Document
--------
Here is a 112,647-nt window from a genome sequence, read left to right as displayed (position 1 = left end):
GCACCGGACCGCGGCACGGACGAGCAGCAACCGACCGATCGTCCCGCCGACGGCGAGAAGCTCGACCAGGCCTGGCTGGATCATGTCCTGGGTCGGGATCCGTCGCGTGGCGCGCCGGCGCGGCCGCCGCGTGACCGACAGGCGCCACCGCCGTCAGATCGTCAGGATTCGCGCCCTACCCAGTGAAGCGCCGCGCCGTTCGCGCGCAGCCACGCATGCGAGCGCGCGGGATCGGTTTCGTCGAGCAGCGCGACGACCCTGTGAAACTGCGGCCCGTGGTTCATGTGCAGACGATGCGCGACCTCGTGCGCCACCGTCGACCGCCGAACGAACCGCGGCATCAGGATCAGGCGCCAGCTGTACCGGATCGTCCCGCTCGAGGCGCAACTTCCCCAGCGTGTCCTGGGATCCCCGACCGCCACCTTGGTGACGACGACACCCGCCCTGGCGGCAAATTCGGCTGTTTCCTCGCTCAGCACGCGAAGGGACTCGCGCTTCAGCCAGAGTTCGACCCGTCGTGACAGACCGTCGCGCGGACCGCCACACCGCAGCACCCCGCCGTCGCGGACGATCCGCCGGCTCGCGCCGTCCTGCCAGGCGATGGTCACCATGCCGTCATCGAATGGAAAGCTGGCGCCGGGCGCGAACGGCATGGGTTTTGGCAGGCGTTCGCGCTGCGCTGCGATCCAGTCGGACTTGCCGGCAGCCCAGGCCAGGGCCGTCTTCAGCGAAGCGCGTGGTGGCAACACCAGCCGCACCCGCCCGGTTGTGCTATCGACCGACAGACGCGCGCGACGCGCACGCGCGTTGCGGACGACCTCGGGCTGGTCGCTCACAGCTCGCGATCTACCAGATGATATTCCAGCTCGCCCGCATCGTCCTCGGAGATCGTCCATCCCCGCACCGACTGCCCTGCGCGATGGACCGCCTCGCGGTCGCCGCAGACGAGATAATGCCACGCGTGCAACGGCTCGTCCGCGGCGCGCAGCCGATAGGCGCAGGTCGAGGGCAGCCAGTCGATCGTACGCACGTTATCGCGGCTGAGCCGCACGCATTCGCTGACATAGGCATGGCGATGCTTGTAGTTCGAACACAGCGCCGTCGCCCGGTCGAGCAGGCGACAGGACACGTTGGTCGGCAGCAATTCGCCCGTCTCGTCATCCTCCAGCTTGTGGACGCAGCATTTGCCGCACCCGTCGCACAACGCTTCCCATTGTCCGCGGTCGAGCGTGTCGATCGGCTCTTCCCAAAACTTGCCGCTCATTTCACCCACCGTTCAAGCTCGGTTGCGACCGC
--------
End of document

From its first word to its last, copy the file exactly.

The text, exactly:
Here is a 112,647-nt window from a genome sequence, read left to right as displayed (position 1 = left end):
GCACCGGACCGCGGCACGGACGAGCAGCAACCGACCGATCGTCCCGCCGACGGCGAGAAGCTCGACCAGGCCTGGCTGGATCATGTCCTGGGTCGGGATCCGTCGCGTGGCGCGCCGGCGCGGCCGCCGCGTGACCGACAGGCGCCACCGCCGTCAGATCGTCAGGATTCGCGCCCTACCCAGTGAAGCGCCGCGCCGTTCGCGCGCAGCCACGCATGCGAGCGCGCGGGATCGGTTTCGTCGAGCAGCGCGACGACCCTGTGAAACTGCGGCCCGTGGTTCATGTGCAGACGATGCGCGACCTCGTGCGCCACCGTCGACCGCCGAACGAACCGCGGCATCAGGATCAGGCGCCAGCTGTACCGGATCGTCCCGCTCGAGGCGCAACTTCCCCAGCGTGTCCTGGGATCCCCGACCGCCACCTTGGTGACGACGACACCCGCCCTGGCGGCAAATTCGGCTGTTTCCTCGCTCAGCACGCGAAGGGACTCGCGCTTCAGCCAGAGTTCGACCCGTCGTGACAGACCGTCGCGCGGACCGCCACACCGCAGCACCCCGCCGTCGCGGACGATCCGCCGGCTCGCGCCGTCCTGCCAGGCGATGGTCACCATGCCGTCATCGAATGGAAAGCTGGCGCCGGGCGCGAACGGCATGGGTTTTGGCAGGCGTTCGCGCTGCGCTGCGATCCAGTCGGACTTGCCGGCAGCCCAGGCCAGGGCCGTCTTCAGCGAAGCGCGTGGTGGCAACACCAGCCGCACCCGCCCGGTTGTGCTATCGACCGACAGACGCGCGCGACGCGCACGCGCGTTGCGGACGACCTCGGGCTGGTCGCTCACAGCTCGCGATCTACCAGATGATATTCCAGCTCGCCCGCATCGTCCTCGGAGATCGTCCATCCCCGCACCGACTGCCCTGCGCGATGGACCGCCTCGCGGTCGCCGCAGACGAGATAATGCCACGCGTGCAACGGCTCGTCCGCGGCGCGCAGCCGATAGGCGCAGGTCGAGGGCAGCCAGTCGATCGTACGCACGTTATCGCGGCTGAGCCGCACGCATTCGCTGACATAGGCATGGCGATGCTTGTAGTTCGAACACAGCGCCGTCGCCCGGTCGAGCAGGCGACAGGACACGTTGGTCGGCAGCAATTCGCCCGTCTCGTCATCCTCCAGCTTGTGGACGCAGCATTTGCCGCACCCGTCGCACAACGCTTCCCATTGTCCGCGGTCGAGCGTGTCGATCGGCTCTTCCCAAAACTTGCCGCTCATTTCACCCACCGTTCAAGCTCGGTTGCGACCGC